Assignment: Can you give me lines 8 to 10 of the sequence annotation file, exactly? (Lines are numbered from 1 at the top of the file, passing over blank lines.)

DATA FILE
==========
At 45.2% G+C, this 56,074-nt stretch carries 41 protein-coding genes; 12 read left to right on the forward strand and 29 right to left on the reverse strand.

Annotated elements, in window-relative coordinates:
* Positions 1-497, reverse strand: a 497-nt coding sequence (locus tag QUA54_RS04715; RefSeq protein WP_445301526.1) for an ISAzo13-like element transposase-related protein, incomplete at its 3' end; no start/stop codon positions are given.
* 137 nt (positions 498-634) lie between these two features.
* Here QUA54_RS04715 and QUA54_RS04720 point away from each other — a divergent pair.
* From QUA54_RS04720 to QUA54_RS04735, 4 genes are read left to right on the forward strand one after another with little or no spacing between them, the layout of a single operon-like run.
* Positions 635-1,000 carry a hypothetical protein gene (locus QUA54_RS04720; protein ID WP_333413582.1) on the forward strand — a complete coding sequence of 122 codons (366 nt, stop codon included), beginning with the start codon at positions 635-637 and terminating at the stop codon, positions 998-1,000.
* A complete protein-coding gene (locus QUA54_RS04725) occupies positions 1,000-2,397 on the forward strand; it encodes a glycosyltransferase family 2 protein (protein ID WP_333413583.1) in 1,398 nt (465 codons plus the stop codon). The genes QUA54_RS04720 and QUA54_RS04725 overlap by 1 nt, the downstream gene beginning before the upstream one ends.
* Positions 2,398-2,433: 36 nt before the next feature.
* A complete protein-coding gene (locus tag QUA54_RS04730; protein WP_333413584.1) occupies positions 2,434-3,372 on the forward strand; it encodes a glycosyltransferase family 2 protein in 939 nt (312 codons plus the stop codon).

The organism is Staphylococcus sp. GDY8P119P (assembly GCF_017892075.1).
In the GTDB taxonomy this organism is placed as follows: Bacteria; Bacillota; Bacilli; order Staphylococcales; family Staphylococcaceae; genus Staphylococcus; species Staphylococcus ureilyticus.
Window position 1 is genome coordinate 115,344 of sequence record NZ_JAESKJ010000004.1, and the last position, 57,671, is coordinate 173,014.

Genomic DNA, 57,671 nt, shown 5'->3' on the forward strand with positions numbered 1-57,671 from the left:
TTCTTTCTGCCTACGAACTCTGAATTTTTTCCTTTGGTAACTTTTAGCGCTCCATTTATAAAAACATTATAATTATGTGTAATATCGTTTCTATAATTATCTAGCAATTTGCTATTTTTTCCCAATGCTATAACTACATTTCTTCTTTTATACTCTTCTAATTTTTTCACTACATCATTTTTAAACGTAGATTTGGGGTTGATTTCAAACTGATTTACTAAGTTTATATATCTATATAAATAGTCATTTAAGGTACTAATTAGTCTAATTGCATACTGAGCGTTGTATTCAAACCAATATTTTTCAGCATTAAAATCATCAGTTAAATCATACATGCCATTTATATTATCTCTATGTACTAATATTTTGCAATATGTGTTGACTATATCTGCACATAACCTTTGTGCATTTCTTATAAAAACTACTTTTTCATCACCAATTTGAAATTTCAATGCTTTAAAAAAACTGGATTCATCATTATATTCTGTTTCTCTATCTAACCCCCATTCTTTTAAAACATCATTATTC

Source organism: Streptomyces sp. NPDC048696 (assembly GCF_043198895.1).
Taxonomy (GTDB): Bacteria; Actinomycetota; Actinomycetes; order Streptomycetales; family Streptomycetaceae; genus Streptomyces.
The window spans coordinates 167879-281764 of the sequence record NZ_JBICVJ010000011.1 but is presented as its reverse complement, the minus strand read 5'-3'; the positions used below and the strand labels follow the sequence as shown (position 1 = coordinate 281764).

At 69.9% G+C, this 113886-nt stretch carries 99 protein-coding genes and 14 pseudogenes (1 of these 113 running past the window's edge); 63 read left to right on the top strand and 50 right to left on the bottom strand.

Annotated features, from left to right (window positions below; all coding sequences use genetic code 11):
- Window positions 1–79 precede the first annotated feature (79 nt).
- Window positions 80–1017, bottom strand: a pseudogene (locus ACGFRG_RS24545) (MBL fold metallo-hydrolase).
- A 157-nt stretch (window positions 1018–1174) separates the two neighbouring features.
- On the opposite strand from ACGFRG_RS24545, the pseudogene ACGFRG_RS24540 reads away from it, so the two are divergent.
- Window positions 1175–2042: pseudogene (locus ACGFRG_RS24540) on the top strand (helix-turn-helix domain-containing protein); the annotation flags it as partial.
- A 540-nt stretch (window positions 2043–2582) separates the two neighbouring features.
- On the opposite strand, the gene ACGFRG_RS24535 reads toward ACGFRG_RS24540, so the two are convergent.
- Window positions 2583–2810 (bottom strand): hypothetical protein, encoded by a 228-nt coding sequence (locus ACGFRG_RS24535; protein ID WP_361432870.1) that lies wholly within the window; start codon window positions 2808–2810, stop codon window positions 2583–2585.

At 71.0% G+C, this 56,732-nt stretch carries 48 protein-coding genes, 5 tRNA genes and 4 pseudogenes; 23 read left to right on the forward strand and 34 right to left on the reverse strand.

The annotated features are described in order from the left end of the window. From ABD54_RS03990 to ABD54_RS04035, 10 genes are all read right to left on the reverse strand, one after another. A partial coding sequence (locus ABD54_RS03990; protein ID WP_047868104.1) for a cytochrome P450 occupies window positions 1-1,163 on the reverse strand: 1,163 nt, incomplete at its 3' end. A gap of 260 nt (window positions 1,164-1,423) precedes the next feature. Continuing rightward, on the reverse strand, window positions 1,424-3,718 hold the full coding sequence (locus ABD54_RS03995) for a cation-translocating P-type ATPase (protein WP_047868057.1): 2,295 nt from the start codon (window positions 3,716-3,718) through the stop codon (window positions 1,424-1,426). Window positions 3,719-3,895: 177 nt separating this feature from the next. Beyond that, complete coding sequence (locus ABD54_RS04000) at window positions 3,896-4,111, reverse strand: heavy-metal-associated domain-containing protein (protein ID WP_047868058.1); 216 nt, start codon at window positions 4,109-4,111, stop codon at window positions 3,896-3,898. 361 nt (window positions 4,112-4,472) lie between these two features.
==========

* A complete protein-coding gene (locus QUA54_RS04725) occupies positions 1,000-2,397 on the forward strand; it encodes a glycosyltransferase family 2 protein (protein ID WP_333413583.1) in 1,398 nt (465 codons plus the stop codon). The genes QUA54_RS04720 and QUA54_RS04725 overlap by 1 nt, the downstream gene beginning before the upstream one ends.
* Positions 2,398-2,433: 36 nt before the next feature.
* A complete protein-coding gene (locus tag QUA54_RS04730; protein WP_333413584.1) occupies positions 2,434-3,372 on the forward strand; it encodes a glycosyltransferase family 2 protein in 939 nt (312 codons plus the stop codon).